Following a huge run of shows including a headline appearance at Byron Bay’s Splendour in the Grass, Simon Green, AKA Bonobo graced Perth’s Metro City stage with a fully orchestrated set off the back off his new album, Migration.
The highly anticipated return of the legendary electronic soundscape engineer saw Green bringing with him a full band to compliment his bass riff wizardry and MIDI-launched cacophony. The grandiose approach to Bonobo’s live set was apparent from the get-go with the opener to his latest album introducing the set. The song Migration began with a repetitious piano pattern; a pendulum-like rhythm that hypnotised the audience, preparing them for a dirty breakbeat drum embellishment and crunchy 808 sub bass. From here it was apparent what the attendees were in for: a consistent wall of sound that filled every inch of the room.
With effortless ease the band’s final member then graced the stage. Szjerdene first appeared with Green on his 5th studio album, The North Borders. Since then it seems she has become an essential member of Bonobo’s touring line-up, lending her unwritten prowess to all the vocal songs in the set; She made “Break Apart” her own, holding a candle to the song’s original singer, Rhye. As the song rounded off to a steady, filtered beat, the band briefly departed the stage leaving Green to exhibit his solo performance of Kiara and Kong; a crucial, eclectic duo off the album Black Sands.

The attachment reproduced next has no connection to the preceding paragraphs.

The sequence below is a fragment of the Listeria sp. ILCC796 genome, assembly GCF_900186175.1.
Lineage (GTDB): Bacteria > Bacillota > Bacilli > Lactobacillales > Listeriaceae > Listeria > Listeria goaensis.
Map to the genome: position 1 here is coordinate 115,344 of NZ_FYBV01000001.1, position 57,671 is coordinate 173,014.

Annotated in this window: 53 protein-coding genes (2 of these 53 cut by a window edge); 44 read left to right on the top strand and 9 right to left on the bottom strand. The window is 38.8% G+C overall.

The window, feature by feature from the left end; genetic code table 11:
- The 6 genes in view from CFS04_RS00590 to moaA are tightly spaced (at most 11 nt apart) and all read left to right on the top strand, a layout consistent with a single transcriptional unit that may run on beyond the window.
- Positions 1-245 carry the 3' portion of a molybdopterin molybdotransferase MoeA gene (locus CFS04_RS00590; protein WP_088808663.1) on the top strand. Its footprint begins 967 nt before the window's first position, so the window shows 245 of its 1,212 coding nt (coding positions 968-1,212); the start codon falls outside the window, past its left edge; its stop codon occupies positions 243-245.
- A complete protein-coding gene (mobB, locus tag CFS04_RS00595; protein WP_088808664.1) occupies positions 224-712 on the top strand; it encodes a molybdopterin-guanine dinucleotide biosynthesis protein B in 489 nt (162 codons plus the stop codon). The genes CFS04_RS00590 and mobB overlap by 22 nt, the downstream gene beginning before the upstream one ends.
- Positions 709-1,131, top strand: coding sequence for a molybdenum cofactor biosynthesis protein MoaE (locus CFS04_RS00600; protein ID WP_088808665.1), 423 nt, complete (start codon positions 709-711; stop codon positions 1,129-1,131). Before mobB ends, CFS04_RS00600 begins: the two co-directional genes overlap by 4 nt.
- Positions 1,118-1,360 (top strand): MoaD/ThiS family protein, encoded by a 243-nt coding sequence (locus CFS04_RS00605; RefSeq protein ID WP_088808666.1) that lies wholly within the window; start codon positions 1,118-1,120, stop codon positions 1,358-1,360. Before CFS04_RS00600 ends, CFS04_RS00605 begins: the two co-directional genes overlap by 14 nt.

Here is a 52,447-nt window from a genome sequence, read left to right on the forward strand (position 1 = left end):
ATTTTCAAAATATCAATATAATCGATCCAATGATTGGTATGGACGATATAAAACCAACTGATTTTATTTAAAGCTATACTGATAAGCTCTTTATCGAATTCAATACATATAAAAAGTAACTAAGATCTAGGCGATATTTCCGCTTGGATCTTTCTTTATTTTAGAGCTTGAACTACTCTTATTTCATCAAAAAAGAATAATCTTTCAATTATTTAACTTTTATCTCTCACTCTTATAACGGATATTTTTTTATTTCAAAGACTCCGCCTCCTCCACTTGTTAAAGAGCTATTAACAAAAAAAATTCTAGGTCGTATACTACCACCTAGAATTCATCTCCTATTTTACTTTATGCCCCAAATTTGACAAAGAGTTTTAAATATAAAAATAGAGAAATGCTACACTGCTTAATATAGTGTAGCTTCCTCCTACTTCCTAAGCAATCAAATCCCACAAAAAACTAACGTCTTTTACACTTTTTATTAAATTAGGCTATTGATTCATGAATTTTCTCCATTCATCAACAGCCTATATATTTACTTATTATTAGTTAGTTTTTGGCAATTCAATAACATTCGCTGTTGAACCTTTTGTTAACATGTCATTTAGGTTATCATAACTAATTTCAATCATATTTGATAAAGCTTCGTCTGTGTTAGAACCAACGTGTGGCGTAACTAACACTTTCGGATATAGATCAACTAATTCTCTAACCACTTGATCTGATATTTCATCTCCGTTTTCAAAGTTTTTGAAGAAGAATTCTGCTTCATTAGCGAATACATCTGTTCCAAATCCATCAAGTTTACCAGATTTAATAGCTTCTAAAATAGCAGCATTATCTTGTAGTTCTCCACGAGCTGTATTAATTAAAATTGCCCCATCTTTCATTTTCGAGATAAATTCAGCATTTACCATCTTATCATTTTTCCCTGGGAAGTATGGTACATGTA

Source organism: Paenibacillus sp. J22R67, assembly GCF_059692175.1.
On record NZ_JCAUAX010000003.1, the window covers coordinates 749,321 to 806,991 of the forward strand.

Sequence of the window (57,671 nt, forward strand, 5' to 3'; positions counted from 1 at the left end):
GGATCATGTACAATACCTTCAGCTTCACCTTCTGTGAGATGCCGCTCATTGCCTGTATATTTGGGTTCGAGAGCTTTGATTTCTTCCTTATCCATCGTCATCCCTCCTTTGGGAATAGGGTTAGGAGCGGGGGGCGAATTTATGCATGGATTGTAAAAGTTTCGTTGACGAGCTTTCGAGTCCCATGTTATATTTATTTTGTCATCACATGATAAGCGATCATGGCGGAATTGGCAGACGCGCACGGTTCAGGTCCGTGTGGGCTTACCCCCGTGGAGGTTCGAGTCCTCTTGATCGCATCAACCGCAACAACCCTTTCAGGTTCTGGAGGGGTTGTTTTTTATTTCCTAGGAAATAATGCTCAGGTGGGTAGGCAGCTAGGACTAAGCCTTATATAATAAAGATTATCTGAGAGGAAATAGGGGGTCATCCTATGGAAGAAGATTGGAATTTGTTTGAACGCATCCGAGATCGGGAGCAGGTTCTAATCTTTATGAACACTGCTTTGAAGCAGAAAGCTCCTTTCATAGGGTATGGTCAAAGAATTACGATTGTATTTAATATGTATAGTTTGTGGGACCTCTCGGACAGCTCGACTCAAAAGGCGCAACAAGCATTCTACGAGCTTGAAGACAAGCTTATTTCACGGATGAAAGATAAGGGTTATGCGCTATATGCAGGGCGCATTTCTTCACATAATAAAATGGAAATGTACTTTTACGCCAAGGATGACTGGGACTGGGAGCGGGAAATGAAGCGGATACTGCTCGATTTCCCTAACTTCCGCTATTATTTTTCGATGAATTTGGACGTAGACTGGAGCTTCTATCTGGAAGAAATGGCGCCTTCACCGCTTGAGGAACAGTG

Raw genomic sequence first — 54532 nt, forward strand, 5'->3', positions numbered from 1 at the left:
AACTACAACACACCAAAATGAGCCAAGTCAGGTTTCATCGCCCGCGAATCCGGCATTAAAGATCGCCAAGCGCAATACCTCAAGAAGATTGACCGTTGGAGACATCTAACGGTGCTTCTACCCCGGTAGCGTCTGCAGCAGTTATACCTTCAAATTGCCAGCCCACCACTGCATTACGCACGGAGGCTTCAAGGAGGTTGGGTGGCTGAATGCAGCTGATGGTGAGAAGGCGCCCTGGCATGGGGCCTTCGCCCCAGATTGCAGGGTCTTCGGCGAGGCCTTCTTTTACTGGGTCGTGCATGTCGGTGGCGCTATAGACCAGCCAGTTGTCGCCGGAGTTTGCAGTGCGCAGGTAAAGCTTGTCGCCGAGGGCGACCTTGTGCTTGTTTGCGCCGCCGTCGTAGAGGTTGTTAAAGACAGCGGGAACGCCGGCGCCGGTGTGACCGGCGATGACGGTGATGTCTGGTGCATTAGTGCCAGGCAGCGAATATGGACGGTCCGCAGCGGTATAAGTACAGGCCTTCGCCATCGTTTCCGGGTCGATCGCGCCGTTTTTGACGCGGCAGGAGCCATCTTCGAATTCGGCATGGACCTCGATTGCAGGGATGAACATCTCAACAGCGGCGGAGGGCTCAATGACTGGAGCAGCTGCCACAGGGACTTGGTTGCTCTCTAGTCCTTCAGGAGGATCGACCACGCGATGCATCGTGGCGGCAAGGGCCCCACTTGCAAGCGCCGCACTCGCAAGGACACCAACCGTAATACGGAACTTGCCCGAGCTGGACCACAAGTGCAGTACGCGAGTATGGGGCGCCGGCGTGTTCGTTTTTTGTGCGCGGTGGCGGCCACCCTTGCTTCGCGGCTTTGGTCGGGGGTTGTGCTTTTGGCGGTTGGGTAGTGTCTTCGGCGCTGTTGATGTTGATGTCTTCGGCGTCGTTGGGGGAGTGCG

The set stayed true to the purpose of the tour. The majority of songs off Migration where exhibited, only peppered with crowd favourites and singles like “Cirrus” and “Flashlight”. However, the entire show was a journey through Green’s creative process; a true depiction of the worldly and adventurous nature of the latest record. Songs such as “Ontario” where treated to makeover to the tune of a glorious brass section, lifting the crowd’s spirits even higher.
The visual display, an animated spectacle of the work of photographer Neil Krug (Tame Impala, Lana Del Ray, ASAP Rocky), morphed and blinked with the music. The audience was transported through deserts, mountains and forests, only to arrive back in Green’s capable musical arms. The subtle and discrete instrumentation that incorporates some of Bonobo’s more withdrawn passages were delicious ear candy, even if they were almost completely drowned out by the crowd taking it as a cue to have a boisterous conversation about their weekend with their neighbour.
Bonobo terminated their Australian tour in Perth and it was apparent that no energy was spared. The eight musicians brought their all, standing as triumphant troubadours of this unique and often underrated catalogue of music. I am very excited to see what Green has in store for 2018, his success appears far from over and his live show quickly becoming one of legend amongst punters.